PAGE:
Python provides a huge number of useful functions and other such things. (These worksheets describe, perhaps, about 1% of what there is. Maybe 2%.) So many different functions might be confusing, so they’re parcelled up into things called modules.
You can think of a module as a collection of useful things. The actual definition is a bit complicated, so you don’t really need to worry about it in this class. To make the Useful Things in a module available to you, you have to import the module. So:
makes the things in the module stuff available for your program to use. Those things will have names that look like stuff.thingy so that there’s no danger of two things in different modules colliding by having the same name. It’s a bit like with telephone numbers: there are probably lots of people whose phone number is 555-1234; that’s why there are area codes like 202 (for Washington, D.C.). The module name is like a dialling code.
It can get very tiresome, having to type a module name in over and over again. So Python gives you a way to get at the things in a module more directly. If you say
from stuff import blarp, weeble
then the things that would have been called stuff.blarp and stuff.weeble are available under the shorter names blarp and weeble. This doesn’t import anything else from the module, under any name.
It might be worth doing this if you find yourself using some bits of a module a lot.
What if you use lots of things from a module a lot? Then you can say
from stuff import *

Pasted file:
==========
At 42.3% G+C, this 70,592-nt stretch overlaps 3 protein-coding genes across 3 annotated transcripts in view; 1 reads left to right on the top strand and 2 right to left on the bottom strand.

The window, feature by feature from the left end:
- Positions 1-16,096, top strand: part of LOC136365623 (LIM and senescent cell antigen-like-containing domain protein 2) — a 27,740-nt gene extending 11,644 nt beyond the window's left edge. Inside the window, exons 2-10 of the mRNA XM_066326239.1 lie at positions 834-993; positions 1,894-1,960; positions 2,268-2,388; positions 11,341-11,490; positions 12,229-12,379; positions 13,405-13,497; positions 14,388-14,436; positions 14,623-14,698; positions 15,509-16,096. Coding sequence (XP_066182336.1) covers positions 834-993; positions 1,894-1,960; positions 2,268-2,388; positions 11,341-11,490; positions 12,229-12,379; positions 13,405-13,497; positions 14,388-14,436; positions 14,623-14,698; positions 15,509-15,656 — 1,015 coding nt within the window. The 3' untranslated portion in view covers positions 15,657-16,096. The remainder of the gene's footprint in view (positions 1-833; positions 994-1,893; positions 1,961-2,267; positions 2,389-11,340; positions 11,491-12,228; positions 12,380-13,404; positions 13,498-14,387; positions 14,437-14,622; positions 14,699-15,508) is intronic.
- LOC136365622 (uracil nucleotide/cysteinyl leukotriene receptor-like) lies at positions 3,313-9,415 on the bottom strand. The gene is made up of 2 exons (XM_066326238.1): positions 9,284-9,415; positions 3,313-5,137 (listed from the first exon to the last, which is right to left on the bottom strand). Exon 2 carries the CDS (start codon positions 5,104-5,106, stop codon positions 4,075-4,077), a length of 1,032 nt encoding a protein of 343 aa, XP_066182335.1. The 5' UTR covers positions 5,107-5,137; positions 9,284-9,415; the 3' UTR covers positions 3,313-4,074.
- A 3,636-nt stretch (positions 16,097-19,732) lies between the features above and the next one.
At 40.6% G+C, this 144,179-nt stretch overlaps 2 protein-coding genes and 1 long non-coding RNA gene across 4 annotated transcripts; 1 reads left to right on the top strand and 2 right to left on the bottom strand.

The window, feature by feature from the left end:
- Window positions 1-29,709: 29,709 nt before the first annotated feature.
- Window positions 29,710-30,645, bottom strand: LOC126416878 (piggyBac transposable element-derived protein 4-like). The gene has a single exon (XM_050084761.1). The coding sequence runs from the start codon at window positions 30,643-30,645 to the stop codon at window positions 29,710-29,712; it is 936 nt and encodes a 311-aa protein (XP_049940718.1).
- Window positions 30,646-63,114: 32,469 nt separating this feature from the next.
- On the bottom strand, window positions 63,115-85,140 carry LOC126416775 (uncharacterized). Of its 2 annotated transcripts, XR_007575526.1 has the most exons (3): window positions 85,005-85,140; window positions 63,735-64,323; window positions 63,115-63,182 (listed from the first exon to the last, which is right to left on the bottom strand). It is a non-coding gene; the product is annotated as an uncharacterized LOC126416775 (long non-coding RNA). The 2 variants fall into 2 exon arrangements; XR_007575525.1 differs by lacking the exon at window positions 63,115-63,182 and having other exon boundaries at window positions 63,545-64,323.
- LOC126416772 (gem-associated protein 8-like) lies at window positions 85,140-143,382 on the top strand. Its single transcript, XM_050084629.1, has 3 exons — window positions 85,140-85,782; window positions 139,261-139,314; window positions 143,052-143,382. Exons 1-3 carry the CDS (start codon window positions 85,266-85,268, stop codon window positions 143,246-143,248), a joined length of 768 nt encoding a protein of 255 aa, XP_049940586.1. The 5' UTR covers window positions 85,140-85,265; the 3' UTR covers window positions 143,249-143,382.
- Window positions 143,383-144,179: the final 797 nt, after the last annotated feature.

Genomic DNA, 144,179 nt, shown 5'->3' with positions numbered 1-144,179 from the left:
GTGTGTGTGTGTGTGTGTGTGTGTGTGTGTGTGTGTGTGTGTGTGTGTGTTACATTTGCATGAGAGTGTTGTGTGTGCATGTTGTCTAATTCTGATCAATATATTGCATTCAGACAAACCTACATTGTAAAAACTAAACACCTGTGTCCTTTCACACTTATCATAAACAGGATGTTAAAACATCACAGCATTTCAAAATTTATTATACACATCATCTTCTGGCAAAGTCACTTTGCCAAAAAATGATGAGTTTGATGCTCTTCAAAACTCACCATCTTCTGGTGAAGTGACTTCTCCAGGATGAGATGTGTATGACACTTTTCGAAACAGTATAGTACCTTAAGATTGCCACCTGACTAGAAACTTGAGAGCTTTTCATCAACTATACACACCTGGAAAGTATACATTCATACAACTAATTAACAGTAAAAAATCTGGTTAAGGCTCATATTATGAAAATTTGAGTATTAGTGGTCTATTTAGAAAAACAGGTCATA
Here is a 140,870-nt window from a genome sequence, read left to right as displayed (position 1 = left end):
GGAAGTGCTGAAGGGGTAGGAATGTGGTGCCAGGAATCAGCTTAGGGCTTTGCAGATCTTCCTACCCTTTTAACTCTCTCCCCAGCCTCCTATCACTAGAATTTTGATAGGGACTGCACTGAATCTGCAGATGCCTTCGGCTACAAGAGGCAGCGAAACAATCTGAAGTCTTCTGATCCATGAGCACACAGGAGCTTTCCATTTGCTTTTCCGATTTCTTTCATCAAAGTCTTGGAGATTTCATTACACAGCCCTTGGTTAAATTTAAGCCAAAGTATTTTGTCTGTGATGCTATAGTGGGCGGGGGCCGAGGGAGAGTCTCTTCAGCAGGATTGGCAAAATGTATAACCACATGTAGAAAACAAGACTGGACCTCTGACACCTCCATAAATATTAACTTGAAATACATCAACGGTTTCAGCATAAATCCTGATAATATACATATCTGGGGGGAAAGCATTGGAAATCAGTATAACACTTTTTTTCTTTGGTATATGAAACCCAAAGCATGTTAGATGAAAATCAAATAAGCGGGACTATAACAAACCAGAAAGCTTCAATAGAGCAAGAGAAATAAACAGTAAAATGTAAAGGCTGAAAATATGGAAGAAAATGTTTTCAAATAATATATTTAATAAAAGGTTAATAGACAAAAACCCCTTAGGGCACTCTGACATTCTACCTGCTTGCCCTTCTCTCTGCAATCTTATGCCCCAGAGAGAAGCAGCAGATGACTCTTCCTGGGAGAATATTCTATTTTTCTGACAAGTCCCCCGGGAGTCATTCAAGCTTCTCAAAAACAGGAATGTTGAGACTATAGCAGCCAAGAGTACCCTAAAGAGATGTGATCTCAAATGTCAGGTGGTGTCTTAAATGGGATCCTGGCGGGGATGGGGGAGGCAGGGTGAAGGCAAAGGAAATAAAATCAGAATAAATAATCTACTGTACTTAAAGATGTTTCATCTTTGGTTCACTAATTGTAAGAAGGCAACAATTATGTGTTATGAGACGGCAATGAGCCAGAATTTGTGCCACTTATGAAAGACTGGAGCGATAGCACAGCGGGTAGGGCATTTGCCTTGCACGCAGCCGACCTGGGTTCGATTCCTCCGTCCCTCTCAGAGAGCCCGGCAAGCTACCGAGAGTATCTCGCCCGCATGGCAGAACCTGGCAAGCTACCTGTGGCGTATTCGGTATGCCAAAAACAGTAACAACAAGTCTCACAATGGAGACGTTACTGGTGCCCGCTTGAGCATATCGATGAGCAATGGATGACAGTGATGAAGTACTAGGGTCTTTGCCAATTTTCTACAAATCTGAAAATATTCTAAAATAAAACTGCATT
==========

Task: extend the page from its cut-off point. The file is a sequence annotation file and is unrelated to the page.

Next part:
which has the effect of making everything (well, almost everything) in module stuff available without needing to type stuff. at the start of any of the names. Doing this is usually a bad idea; there might be two modules containing different things with the same name, and then all kinds of bad things could happen.
There’s just one case in which we recomend that you do this: we wrote the special Gasp module to make your life easier. Any program that uses anything from it should begin with from gasp import *. The main reason for that is that we wanted you to be able to use the things in the module without needing to understand what modules are and why they result in names like stuff.thingy...
After doing import stuff, you can get a list of all the names of things in stuff by typing dir(stuff). This probably won’t usually be very helpful, but if you’re feeling like exploring...
As I said at the start, there are a lot of modules out there. There are more than 170 modules that come as standard with Python! When you’re feeling brave, you might like to find out about some of them. Here’s a very brief list of things it’s worth knowing about. Look them up in the official Python documentation, or investigate for yourself — I recommend looking them up.
To understand some of the documentation, you may need to know about classes and objects: see Sheet O (Objects and Classes).